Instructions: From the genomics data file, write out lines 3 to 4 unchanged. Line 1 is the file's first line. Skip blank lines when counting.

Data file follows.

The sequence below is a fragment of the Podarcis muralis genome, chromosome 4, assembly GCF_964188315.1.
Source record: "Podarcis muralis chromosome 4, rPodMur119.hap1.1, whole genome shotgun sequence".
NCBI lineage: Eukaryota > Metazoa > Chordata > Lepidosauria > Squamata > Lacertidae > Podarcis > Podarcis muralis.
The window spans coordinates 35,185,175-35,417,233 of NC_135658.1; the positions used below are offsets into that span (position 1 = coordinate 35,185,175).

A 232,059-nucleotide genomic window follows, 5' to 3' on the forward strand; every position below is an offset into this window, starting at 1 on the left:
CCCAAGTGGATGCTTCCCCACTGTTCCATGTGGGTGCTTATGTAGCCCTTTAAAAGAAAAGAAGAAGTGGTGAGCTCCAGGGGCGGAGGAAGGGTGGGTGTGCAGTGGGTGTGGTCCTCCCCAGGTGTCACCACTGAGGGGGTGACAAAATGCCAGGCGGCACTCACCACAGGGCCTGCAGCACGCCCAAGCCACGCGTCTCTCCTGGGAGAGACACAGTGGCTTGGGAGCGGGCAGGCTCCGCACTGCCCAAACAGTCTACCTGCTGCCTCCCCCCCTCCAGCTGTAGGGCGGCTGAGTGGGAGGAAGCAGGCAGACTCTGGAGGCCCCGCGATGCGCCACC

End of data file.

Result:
NCBI lineage: Eukaryota > Metazoa > Chordata > Lepidosauria > Squamata > Lacertidae > Podarcis > Podarcis muralis.
The window spans coordinates 35,185,175-35,417,233 of NC_135658.1; the positions used below are offsets into that span (position 1 = coordinate 35,185,175).